The more energetic part of a consonant is attached to a vowel, so that initially strong C occurs at the end of a closed syllable, while finally strong C occurs at the beginning of a syllable, his theory again does not give a complete explanation of the syllable division mechanism.

(4) It is worth noticing that the theory has been modified by V.A. Vassilyev. The point is that the syllable like any other pronounceable unit can be characterized by three physical parameters: pitch, intensity and length. Within the range of the syllable these parameters vary from minimum on the prevocalic (, ) consonants to maximum on the centre of the syllable, then there is another decrease within the postvocalic (, ) consonants. So the conclusion follows: if we take into consideration the tension of articulation and the abovementioned acoustic data on the speech production level the syllable can be treated as an arc of articulatory effort, for example:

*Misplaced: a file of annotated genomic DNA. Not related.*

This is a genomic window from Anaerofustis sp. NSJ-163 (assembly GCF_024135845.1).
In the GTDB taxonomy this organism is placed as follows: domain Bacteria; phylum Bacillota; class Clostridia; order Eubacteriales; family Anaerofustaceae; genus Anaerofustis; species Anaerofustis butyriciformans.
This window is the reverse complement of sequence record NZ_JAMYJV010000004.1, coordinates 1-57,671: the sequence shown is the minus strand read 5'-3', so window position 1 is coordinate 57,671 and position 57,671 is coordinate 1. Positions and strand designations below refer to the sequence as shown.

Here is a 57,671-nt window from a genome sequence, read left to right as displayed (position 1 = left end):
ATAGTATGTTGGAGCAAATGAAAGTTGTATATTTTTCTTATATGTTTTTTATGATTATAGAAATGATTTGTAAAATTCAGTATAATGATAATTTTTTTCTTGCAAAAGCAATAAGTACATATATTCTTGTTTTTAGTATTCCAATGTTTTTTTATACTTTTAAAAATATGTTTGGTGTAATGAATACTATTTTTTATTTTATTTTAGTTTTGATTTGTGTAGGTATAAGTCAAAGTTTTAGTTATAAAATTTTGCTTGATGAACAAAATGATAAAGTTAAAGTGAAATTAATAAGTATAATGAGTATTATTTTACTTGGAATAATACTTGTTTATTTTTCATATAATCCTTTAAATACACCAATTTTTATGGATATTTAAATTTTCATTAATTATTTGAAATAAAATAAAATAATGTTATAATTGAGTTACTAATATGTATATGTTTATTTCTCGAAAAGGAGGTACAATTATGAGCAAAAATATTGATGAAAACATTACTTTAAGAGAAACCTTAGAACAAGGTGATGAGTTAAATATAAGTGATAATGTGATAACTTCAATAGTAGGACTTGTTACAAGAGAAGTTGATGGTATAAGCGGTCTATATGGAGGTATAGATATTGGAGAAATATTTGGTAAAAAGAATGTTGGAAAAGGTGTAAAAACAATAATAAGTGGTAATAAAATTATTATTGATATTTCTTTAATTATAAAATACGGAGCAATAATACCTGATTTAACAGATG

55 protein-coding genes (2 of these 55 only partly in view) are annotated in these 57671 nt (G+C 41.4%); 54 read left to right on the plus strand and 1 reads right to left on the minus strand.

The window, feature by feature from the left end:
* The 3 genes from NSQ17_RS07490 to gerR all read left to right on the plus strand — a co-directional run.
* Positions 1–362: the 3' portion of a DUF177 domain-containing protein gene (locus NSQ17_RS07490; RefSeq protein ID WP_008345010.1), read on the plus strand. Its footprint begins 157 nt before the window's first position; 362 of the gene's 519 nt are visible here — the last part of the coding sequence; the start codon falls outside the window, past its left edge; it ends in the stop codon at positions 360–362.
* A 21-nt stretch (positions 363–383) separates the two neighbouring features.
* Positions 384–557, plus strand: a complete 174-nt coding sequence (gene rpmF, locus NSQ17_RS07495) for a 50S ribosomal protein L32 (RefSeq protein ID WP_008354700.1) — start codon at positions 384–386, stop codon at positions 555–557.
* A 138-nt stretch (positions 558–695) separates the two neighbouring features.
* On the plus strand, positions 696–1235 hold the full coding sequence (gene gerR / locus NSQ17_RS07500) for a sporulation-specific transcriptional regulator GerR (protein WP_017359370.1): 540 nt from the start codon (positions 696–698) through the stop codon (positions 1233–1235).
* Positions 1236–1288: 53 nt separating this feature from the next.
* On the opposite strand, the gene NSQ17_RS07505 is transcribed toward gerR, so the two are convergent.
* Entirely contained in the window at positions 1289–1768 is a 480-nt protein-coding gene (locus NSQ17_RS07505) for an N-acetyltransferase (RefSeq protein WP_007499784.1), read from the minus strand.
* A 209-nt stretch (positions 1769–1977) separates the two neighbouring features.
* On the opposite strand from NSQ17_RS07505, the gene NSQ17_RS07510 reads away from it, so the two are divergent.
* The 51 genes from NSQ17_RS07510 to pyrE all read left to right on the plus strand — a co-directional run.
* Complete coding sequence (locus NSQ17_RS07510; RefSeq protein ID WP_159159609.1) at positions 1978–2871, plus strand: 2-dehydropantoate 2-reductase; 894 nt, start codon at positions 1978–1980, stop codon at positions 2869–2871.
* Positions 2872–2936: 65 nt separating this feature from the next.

(5) Up till now we have spoken about theories which try to define the syllable on either of the two levels of production or perception. The linguist and psychologist N.I. Zhinkin has suggested the so-called loudnesstheory which seems to combine both levels. The experiments carried out by N.I. Zhinkin showed that the arc of loudness on perception level is formed due to variations of the volume of pharyngeal passage which is modified by contraction of its walls. The narrowing of the passage and the increase in muscular tension which results from it reinforce the actual loudness of a vowel thus forming the peak of the syllable.